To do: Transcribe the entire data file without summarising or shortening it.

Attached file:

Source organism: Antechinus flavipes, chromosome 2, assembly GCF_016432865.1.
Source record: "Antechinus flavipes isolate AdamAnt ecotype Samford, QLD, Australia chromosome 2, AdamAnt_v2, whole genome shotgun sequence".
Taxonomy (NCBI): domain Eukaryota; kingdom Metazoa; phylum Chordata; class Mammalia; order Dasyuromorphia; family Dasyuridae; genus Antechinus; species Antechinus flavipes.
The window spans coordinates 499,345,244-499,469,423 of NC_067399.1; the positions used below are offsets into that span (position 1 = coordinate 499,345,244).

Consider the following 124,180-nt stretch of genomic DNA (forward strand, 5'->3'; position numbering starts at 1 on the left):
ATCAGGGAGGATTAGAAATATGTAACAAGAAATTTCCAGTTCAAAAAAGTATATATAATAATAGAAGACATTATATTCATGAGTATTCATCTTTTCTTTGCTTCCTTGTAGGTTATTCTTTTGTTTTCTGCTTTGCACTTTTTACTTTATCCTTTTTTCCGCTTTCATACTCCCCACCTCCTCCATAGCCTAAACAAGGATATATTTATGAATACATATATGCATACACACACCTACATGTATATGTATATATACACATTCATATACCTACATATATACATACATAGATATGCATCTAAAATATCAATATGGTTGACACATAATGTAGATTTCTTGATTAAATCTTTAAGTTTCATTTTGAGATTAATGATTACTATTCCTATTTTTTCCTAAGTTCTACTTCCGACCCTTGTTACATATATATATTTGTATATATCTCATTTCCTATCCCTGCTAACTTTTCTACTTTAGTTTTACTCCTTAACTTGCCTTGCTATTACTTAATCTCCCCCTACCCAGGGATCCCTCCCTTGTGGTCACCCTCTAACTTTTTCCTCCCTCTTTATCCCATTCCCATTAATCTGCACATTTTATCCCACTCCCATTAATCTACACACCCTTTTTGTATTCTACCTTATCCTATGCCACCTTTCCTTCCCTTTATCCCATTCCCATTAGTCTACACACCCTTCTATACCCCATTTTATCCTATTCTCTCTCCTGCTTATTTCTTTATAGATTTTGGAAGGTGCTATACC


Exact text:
Source organism: Antechinus flavipes, chromosome 2, assembly GCF_016432865.1.
Source record: "Antechinus flavipes isolate AdamAnt ecotype Samford, QLD, Australia chromosome 2, AdamAnt_v2, whole genome shotgun sequence".
Taxonomy (NCBI): domain Eukaryota; kingdom Metazoa; phylum Chordata; class Mammalia; order Dasyuromorphia; family Dasyuridae; genus Antechinus; species Antechinus flavipes.
The window spans coordinates 499,345,244-499,469,423 of NC_067399.1; the positions used below are offsets into that span (position 1 = coordinate 499,345,244).

Consider the following 124,180-nt stretch of genomic DNA (forward strand, 5'->3'; position numbering starts at 1 on the left):
ATCAGGGAGGATTAGAAATATGTAACAAGAAATTTCCAGTTCAAAAAAGTATATATAATAATAGAAGACATTATATTCATGAGTATTCATCTTTTCTTTGCTTCCTTGTAGGTTATTCTTTTGTTTTCTGCTTTGCACTTTTTACTTTATCCTTTTTTCCGCTTTCATACTCCCCACCTCCTCCATAGCCTAAACAAGGATATATTTATGAATACATATATGCATACACACACCTACATGTATATGTATATATACACATTCATATACCTACATATATACATACATAGATATGCATCTAAAATATCAATATGGTTGACACATAATGTAGATTTCTTGATTAAATCTTTAAGTTTCATTTTGAGATTAATGATTACTATTCCTATTTTTTCCTAAGTTCTACTTCCGACCCTTGTTACATATATATATTTGTATATATCTCATTTCCTATCCCTGCTAACTTTTCTACTTTAGTTTTACTCCTTAACTTGCCTTGCTATTACTTAATCTCCCCCTACCCAGGGATCCCTCCCTTGTGGTCACCCTCTAACTTTTTCCTCCCTCTTTATCCCATTCCCATTAATCTGCACATTTTATCCCACTCCCATTAATCTACACACCCTTTTTGTATTCTACCTTATCCTATGCCACCTTTCCTTCCCTTTATCCCATTCCCATTAGTCTACACACCCTTCTATACCCCATTTTATCCTATTCTCTCTCCTGCTTATTTCTTTATAGATTTTGGAAGGTGCTATACC